Anonymous Ex Parte Reexamination Request Filed against Apple Patent, Among the Requests Week of February 3, 2014
An unnamed party has requested ex parte reexamination of Apple’s U.S. Patent RE41,922 which relates to image displays for electronic devices (see ex parte Request No. (5)). The ‘922 patent was one of two Apple patents that the ITC last year found to be infringed by smartphones and tablets imported by Samsung, specifically by the text-selection feature of those devices.
Having found infringement, the ITC issued an exclusion order barring importation of infringement products and a cease & desist order prohibiting sale of Samsung’s infringing imports already in the United States. This past October, the U.S. Trade Representative announced that President Obama did not veto the ITC’s sanctions imposed on Samsung. The ITC, of course, has no authority to award damages for infringement.
Parties sometimes resort to ex parte reexamination, as opposed to the more robust inter partes review, as a way of avoiding disclosure of their identity to the patentee. No challenge has yet been filed at the Patent Office against Apple’s second patent found by the ITC to be infringed, U.S. Patent No. 7,912,501.
Also, as reported last week, Microsoft has requested inter partes review of three additional VirnetX patents (see inter partes review Request Nos. (1), (2) & (3)).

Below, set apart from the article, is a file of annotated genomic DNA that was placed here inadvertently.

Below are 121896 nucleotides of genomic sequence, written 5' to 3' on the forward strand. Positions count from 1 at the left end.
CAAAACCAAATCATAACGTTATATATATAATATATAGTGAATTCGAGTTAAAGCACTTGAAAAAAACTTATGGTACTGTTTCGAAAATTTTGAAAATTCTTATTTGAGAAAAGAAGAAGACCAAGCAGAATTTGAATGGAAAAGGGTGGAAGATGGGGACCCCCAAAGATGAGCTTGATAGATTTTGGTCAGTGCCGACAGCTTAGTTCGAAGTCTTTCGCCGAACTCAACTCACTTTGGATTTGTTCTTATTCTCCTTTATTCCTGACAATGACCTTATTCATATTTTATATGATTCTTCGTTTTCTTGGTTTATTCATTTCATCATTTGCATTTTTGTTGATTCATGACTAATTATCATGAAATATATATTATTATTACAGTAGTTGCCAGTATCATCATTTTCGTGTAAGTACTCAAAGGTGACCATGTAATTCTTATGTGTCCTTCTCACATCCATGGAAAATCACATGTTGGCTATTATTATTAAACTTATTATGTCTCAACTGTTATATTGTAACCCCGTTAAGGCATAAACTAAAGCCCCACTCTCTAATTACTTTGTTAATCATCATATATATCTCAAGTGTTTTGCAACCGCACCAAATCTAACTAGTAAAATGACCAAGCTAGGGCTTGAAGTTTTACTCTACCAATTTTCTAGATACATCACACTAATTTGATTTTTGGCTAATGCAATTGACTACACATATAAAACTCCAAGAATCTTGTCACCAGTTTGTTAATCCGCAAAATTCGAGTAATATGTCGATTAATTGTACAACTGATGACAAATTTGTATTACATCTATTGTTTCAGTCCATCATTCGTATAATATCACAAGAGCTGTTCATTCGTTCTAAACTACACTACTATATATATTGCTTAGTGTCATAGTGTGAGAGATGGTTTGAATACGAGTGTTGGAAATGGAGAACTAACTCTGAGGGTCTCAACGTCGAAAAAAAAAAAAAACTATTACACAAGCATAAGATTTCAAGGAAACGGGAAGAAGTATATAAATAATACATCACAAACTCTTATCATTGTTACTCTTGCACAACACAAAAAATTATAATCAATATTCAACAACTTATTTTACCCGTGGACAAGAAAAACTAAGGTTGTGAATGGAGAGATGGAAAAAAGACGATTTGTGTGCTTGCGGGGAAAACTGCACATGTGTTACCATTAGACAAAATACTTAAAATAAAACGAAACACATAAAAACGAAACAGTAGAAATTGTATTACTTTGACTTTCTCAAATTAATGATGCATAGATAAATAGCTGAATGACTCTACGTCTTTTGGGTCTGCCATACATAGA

Scott Daniels | September 17, 2012
IP360 is reporting this morning that the first petition under the new post-grant examination provisions of the America Invents Act was filed Sunday – a petition for post-grant review filed by SAP challenging the validity of U.S. Patent No. 6,553,350 owned by Versata.
The petition includes an argument that certain claims are invalid as anticipated by a printed publication – an argument available under the old law. But the petition also includes a number of assertions that are possible only under the new provisions: that claims are invalid because they recite patent-ineligible subject matter, they lack written description support in the specification, they are indefinite, and they were known in the United States. There is even an argument that the claims invalid over “admitted prior art” based on the patentee’s infringement allegations.